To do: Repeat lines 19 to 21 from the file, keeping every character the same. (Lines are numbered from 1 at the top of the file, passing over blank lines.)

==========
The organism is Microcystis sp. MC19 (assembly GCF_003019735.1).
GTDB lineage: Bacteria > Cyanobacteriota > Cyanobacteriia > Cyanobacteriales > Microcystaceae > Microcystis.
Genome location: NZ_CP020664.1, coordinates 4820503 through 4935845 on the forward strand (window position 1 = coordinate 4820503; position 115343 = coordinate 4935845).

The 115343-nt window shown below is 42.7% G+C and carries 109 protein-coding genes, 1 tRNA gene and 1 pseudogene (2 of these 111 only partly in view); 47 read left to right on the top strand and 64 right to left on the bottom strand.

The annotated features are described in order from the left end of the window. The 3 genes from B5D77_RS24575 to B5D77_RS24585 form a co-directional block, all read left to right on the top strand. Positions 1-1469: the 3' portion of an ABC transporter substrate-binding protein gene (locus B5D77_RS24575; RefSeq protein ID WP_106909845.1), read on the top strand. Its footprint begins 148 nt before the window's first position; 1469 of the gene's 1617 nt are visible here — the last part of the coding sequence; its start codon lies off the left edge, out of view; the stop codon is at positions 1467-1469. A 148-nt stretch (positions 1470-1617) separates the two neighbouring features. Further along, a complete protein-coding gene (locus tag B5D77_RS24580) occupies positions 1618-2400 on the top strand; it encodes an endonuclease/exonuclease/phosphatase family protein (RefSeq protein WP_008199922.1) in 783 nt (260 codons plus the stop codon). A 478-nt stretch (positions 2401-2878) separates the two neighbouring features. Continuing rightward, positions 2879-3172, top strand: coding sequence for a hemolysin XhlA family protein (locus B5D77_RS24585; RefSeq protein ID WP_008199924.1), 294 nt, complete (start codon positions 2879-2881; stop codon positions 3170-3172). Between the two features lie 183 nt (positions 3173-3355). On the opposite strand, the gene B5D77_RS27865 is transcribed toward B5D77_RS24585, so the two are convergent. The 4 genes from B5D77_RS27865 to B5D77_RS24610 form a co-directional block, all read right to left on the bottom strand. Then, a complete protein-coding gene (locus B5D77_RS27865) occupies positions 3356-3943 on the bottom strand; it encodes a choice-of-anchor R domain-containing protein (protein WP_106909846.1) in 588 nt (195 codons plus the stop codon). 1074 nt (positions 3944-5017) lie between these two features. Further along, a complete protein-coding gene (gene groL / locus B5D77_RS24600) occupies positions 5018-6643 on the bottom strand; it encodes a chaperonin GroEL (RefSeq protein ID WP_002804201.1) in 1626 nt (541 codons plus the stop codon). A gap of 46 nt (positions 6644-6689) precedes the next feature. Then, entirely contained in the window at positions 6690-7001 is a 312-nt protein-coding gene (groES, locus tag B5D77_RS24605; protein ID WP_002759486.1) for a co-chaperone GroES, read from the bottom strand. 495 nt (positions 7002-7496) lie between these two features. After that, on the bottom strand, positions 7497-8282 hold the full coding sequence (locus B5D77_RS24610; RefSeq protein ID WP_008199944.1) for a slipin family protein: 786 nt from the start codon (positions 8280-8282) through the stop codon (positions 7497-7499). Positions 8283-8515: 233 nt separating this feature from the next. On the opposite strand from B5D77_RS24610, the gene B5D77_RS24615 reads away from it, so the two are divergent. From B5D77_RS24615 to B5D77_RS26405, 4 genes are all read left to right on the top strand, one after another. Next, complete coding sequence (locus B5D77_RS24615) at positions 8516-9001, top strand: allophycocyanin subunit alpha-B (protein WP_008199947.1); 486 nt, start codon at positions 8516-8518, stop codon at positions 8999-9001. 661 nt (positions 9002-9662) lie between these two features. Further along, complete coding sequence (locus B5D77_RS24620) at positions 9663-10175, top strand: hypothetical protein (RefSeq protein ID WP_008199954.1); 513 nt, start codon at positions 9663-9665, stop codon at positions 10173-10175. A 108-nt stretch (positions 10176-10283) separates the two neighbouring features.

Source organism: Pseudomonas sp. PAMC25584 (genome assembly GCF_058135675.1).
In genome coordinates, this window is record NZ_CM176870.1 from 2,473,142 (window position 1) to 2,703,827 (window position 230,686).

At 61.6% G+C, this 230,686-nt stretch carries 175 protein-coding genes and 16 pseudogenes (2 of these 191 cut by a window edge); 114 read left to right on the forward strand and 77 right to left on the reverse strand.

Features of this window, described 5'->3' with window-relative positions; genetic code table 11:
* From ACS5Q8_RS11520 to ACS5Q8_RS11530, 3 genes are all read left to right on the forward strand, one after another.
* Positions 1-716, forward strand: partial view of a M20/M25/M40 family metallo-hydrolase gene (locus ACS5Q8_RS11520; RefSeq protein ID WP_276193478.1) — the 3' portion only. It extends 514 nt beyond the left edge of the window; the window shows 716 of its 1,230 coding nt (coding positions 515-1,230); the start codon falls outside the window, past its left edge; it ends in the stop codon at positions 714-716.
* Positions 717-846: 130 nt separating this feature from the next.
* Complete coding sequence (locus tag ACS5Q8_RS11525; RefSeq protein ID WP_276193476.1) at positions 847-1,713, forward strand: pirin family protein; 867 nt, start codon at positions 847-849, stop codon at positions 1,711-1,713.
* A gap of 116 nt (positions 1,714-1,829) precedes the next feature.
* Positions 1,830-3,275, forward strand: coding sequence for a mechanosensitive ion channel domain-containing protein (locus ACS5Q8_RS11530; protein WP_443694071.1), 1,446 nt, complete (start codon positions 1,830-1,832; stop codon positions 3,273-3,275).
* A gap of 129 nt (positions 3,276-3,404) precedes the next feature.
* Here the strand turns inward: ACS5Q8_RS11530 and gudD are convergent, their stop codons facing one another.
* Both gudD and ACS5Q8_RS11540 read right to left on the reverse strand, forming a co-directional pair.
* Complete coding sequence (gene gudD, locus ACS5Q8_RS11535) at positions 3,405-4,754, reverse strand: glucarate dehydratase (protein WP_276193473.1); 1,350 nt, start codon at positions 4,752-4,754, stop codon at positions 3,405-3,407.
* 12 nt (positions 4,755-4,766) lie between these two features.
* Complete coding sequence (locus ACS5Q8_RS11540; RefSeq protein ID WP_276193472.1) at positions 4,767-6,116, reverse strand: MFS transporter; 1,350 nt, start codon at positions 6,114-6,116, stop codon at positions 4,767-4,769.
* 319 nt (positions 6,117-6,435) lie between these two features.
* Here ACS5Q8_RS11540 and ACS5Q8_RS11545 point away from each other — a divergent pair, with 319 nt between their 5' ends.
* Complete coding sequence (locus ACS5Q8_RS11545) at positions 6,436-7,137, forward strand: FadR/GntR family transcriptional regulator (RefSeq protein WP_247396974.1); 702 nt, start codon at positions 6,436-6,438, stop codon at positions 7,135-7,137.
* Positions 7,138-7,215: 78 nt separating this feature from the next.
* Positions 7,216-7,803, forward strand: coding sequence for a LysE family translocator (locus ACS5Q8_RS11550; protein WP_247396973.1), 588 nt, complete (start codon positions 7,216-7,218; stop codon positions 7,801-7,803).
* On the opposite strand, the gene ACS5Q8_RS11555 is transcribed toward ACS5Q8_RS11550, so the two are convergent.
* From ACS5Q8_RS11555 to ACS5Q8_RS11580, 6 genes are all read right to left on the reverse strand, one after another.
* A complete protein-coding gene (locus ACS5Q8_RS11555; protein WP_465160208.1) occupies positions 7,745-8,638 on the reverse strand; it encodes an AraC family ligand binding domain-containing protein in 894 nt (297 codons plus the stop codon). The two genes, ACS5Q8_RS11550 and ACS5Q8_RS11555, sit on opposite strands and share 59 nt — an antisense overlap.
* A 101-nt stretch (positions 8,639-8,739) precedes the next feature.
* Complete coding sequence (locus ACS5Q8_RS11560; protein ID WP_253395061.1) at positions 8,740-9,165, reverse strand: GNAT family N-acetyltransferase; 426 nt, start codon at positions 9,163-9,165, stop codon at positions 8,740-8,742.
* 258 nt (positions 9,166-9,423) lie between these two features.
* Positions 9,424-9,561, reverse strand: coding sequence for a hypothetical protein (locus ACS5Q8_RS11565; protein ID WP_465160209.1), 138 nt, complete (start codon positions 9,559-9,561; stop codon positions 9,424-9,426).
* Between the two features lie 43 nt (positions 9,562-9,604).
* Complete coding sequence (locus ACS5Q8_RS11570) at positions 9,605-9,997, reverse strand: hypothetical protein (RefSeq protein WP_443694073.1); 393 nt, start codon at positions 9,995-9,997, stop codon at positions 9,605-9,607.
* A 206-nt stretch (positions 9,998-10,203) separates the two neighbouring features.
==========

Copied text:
* Complete coding sequence (gene gudD, locus ACS5Q8_RS11535) at positions 3,405-4,754, reverse strand: glucarate dehydratase (protein WP_276193473.1); 1,350 nt, start codon at positions 4,752-4,754, stop codon at positions 3,405-3,407.
* 12 nt (positions 4,755-4,766) lie between these two features.
* Complete coding sequence (locus ACS5Q8_RS11540; RefSeq protein ID WP_276193472.1) at positions 4,767-6,116, reverse strand: MFS transporter; 1,350 nt, start codon at positions 6,114-6,116, stop codon at positions 4,767-4,769.